Shoppers Flocking to Debit Cards
Forecasts Rosy as Payments Surge by 69% in 1990
NEW YORK -- Consumers used their automated teller machine cards to pay for goods and services 2.9 million times a month in 1990 - a 69% increase over transactions the preceding year.
Included in a study by Speer & Associates Inc., the finding suggests point-of-sale services may grow substantially in the coming decade. The authors predict that direct-debit transactions will overtake ATM interchange transactions - initiated when one bank's customer uses a machine belonging to another bank - by the second half of the 1990s.
Steady Growth Seen
"From the mid-1980s going forward, we've been seeing a steady growth of POS terminals, cardholders, and stores," said Ron Dennis, a senior vice president at Atlanta-based Speer. "If you look at the raw potential that is out there, it is really very large."
The number of direct-debit terminals installed at U.S. retailers rose to 102,344 in 1990, a 35% increase over the previous year.
That's good news for banks and their electronic funds transfer networks. As more transactions are pushed through the shared ATM systems, the systems will be less expensive to operate.
Further Cost Cuts Needed
According to Speer, shared networks now spend 8 cents to 12 cents for each shared transaction. To operate most efficiently, transaction costs should drop to the 5- to 11-cent range, Speer said.
"The networks have been trying for years to stimulate volume to spread across their fixed costs," Mr. Dennis said. Growth of direct-debit transactions will help them raise volume and therefore reduce costs.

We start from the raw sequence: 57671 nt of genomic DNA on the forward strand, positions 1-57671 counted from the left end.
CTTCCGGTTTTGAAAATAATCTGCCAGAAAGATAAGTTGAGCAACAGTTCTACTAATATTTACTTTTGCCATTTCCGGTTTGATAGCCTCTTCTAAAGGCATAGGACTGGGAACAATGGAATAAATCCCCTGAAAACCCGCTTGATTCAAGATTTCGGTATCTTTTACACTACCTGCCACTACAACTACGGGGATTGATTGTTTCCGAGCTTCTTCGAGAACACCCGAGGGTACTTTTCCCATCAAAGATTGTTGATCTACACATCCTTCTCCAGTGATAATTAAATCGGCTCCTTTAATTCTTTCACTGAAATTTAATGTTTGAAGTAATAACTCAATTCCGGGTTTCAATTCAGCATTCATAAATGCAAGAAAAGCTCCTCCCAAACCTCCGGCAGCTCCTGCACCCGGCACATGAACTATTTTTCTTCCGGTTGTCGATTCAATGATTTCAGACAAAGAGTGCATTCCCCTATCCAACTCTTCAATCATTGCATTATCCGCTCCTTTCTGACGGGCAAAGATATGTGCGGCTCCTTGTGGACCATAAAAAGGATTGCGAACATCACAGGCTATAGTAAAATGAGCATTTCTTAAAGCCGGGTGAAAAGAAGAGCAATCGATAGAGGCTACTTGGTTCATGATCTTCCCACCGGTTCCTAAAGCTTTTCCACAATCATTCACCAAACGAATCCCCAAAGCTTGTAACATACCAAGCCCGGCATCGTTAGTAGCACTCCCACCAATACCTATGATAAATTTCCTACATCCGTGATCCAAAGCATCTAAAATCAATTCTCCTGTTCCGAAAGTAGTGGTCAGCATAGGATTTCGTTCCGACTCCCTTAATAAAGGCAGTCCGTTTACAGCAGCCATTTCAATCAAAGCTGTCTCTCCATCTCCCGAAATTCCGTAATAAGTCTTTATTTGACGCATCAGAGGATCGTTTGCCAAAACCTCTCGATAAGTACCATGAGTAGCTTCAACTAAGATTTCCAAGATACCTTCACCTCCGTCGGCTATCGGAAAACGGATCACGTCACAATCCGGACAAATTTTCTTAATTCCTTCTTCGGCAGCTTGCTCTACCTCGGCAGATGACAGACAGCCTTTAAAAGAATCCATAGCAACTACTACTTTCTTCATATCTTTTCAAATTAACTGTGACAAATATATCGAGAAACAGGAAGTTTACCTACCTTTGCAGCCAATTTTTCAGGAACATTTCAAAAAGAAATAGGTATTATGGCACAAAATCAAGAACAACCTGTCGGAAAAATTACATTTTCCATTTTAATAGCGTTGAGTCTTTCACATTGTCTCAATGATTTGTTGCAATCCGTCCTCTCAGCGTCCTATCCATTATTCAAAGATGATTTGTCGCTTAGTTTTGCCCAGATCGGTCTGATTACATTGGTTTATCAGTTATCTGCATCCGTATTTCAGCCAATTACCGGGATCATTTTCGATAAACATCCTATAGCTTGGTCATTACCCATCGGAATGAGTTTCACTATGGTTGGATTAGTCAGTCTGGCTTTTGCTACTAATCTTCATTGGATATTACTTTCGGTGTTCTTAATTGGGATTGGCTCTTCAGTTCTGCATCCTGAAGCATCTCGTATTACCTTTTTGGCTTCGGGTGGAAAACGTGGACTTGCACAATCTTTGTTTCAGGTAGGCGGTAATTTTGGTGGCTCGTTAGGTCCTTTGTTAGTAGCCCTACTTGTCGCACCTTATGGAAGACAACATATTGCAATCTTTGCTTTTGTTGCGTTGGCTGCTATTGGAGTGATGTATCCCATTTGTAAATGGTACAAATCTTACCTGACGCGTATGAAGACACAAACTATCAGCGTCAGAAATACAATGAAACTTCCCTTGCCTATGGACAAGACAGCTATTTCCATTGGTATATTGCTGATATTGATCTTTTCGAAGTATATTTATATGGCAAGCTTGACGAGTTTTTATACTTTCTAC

The annual report is the sixth from Speer on the rankings and performance of the nation's biggest electronic funds transfer systems. The company reported a 69% response rate from among 78 networks.
Gains Despite Maturity
Speer's findings indicate that the country's 20 largest networks - despite their maturity - continue to enjoy significant growth in the number of interchange transactions they handle.
For the third consecutive year, the top 20 reported greater growth in interchange volume than in their cardholder bases. The group's monthly interchange volume climbed 23% in 1990, to 115.7 million.
The top five - CoreStates Financial Corp.'s Mac, the New York Cash Exchange, the Southeast Switch, Star System Inc., and Jeanie - saw interchange volume soar 31%, to 59.5 million.
Volumes are also growing fast at the national ATM systems. Cirrus System Inc., Downers Grove, Ill., reported handling 8.4 million interchange transactions a month last year, a 71% increase over 1989. At Denver-based Plus System, monthly interchange hit 4.7 million, a 52% jump. [Graph Omitted]